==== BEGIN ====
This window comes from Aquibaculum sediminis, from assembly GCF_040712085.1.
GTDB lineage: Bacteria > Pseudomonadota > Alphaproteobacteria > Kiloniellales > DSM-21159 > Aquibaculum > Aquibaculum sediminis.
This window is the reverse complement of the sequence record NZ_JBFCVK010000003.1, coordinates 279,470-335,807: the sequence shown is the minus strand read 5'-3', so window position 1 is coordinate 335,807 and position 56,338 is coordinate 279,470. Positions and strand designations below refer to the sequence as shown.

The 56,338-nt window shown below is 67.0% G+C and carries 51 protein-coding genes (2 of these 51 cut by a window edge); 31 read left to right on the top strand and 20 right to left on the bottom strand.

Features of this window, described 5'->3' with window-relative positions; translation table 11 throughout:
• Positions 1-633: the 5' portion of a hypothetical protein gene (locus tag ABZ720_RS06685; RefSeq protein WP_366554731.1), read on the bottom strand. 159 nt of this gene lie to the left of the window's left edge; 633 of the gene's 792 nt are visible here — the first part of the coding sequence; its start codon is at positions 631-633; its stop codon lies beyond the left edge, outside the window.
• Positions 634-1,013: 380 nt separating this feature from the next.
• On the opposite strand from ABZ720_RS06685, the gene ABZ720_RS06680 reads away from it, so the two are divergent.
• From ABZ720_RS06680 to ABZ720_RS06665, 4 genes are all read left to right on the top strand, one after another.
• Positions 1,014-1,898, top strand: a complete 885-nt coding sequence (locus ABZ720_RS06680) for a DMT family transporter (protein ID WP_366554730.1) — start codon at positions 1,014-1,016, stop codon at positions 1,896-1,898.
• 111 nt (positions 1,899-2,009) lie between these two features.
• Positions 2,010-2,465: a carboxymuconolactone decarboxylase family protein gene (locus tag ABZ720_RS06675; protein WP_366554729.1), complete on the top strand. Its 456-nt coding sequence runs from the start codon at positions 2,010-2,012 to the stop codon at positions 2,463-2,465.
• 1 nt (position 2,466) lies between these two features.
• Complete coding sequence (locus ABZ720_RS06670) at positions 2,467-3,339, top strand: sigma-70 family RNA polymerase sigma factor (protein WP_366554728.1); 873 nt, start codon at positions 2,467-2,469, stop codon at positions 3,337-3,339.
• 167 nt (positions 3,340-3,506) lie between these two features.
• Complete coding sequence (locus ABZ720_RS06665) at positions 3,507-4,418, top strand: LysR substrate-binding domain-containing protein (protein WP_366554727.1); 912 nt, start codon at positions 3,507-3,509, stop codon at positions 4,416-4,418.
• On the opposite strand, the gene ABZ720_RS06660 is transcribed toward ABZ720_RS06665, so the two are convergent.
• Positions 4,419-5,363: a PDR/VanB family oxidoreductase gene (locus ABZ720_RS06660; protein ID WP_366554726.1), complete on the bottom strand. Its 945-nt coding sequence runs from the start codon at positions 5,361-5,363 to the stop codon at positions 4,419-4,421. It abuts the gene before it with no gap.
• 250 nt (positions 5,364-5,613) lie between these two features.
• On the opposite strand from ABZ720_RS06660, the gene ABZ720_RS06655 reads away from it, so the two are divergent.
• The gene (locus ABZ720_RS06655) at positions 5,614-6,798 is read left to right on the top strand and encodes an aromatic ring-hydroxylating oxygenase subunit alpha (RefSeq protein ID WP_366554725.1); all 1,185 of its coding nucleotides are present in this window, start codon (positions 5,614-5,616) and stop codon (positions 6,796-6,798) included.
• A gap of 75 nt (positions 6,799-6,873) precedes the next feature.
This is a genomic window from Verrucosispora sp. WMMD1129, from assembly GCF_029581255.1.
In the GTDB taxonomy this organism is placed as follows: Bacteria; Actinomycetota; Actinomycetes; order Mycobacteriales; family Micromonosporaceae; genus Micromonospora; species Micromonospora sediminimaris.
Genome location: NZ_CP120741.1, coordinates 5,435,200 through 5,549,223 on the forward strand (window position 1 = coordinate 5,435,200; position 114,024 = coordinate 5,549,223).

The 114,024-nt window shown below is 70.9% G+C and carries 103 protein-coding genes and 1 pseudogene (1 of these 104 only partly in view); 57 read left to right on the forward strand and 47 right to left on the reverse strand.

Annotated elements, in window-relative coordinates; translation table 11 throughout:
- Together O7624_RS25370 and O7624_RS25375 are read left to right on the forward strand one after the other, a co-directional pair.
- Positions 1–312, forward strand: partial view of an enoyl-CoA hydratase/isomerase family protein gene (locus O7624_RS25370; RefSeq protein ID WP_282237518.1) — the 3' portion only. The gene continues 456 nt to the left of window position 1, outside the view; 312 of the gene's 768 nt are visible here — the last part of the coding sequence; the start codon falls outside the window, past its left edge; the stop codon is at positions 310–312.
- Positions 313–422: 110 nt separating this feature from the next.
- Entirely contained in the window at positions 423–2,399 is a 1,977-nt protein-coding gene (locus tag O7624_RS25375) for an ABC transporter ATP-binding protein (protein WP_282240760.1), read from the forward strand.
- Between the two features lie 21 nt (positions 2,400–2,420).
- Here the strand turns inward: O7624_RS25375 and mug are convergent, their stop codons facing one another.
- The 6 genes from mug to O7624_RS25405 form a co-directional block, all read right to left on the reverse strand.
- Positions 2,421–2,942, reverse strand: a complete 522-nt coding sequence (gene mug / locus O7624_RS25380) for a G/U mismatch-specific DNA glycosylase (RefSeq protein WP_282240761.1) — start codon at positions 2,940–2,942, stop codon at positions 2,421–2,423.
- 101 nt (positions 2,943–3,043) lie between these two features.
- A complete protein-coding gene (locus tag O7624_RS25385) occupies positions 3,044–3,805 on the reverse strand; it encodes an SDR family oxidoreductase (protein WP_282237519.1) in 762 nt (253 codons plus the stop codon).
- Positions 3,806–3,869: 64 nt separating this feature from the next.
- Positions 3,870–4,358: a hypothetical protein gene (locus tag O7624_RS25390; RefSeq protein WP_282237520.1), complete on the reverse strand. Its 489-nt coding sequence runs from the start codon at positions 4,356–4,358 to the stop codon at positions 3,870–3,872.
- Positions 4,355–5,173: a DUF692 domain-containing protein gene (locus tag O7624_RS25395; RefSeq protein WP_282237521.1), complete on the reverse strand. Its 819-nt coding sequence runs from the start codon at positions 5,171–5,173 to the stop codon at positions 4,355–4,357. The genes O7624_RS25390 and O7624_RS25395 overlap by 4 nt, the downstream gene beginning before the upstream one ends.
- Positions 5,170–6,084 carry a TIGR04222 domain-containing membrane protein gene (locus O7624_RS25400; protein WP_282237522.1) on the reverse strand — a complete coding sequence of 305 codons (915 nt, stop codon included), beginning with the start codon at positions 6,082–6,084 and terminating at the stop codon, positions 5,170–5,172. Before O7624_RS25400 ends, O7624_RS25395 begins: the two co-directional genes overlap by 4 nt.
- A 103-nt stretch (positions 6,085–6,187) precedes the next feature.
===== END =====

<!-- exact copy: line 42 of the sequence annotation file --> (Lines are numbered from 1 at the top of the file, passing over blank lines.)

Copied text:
- A 103-nt stretch (positions 6,085–6,187) precedes the next feature.